After Morris's death in 1896, the Arts and Crafts tradition was carried on in a subtly different way by two people who, perhaps more than any other, encapsulate our present ideas and images of the movement. Edwin Lutyens met Gertrude Jekyll "at a tea table, the silver kettle and the conversation reflecting rhododendrons". The rhodies belonged to a Surrey neighbour who was helping the redoubtable Jekyll look for an architect to build a house in the garden she had already made at Munstead Wood, Surrey.
Though she thought of herself as an artist, posterity has decided that gardening was Miss Jekyll's most important contribution to our culture. In fact, little evidence remains of either skill. Plans of some important gardens in which she was involved are held in the Reef Point collection at the University of California, Berkeley, but the gardens themselves, Hestercombe in Somerset, the Deanery garden at Sonning, Folly Farm in Berkshire, are recreations, new clothes on old bones.
The influence she has had rests mostly on theory, particularly ideas about colour, worked out in books such as Colour in the Flower Garden, that she wrote between 1899 and 1912. Like Morris, she extolled the spirit of place, but her planting plans were often done without a site visit. Her plant repertoire was limited, the same combinations reappearing in wildly differing locations.
Topiary was an important part of all Arts and Crafts gardens and at Earlshall in Fife, Robert Lorimer, the architect responsible for laying out the garden as well as the house, found some mature topiary pieces in a derelict garden in Edinburgh and negotiated to buy them. Earshall's head gardener was offered a bonus of £5 for every one of the 36 trees that took successfully in the new garden. He didn't lose a single one.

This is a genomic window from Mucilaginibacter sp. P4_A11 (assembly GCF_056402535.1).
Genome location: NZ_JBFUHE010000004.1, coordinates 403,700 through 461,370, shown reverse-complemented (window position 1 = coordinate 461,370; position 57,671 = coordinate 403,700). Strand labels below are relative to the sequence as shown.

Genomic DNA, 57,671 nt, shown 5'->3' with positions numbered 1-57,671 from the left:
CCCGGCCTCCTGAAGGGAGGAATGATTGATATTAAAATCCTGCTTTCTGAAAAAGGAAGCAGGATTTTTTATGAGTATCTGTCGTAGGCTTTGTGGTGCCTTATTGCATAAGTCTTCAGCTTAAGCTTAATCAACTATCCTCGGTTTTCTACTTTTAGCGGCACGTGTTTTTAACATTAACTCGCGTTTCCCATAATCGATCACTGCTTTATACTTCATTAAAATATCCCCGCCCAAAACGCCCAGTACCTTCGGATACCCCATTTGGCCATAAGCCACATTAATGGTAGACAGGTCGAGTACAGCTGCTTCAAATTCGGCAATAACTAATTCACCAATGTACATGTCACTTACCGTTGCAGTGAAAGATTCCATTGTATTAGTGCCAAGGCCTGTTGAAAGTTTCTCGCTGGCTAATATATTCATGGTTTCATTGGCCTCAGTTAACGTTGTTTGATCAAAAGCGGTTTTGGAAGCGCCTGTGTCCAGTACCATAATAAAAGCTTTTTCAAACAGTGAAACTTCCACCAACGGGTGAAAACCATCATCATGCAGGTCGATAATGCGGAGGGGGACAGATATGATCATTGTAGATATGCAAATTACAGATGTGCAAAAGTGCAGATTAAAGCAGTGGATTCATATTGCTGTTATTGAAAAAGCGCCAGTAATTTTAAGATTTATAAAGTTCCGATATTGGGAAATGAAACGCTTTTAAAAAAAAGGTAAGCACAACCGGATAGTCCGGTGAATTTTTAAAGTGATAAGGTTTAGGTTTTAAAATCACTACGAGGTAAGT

At its worst, the Arts and Crafts movement degenerated into a kind of dirndl folksiness, a Surrey nookiness far removed from the honesty and restraint of the founding fathers. But it was an inspiration too, the stimulus for the leafy streets of Letchworth and the Hampstead Garden Suburb. At its best it produced some of the finest gardens – Hidcote in Gloucestershire, Great Dixter in Sussex – to have been made this century. The utopians did not dream in vain.
Arts and Crafts gardens to visit
In Chipping Campden, go to the Court Barn Museum, Church St, Chipping Campden GL55 6JE (courtbarn.org.uk), to see a collection of artefacts from the Arts and Crafts period. They have a particularly lovely butter dish by Charles Ashbee. The museum is open Tues-Sun (10am-4pm), admission £4.
The superb house and garden at Rodmarton Manor, Cirencester GL7 6PF (rodmarton-manor.co.uk) are open on Easter Mon (2-5pm), admission house and garden £8, garden only £5.
Ernest Barnsley's home, Upper Dorval House, Church Lane, Sapperton GL7 6LQ is not open, but survives in a reasonably unaltered condition. His brother, Sidney's house and Ernest Gimson's are also in the village.
William Morris's Red House, Red House Lane, Bexleyheath, Kent DA6 8JF (email@example.com) is open Wed-Sun (11am-5pm), admission house and garden £8, garden only £2.20. Special Easter trails with Easter eggs as prizes.
Kelmscott Manor, Kelmscott GL7 3HJ (kelmscottmanor.co.uk) is now owned by the Society of Antiquaries. It opens on 3 April and is then open every Wed and Sat (11am-5pm) until end Oct, admission house and garden £9, garden only £2.50.
Hestercombe, Cheddon Fitzpaine, Somerset TA2 8LG (hestercombe.com) is open daily (10-5.30pm), admission £9.70. The fine garden at Earlshall Castle, Leuchars, Fife KY16 0DP is open on Sun 2 June and Sun 4 Aug (2-5pm), admission £5.
Hidcote, Hidcote Bartrim, nr Chipping Campden, Glos GL55 6LR is open Sat-Wed (10am-6pm), admission £10.50.
The late Christopher Lloyd's garden at Great Dixter, Northiam, Rye, Sussex TN31 6PH (greatdixter.co.uk) is open Tues-Sun and also Easter Mon, house and garden (2-5pm), admission £9.50, garden (11am-5pm), admission £7.50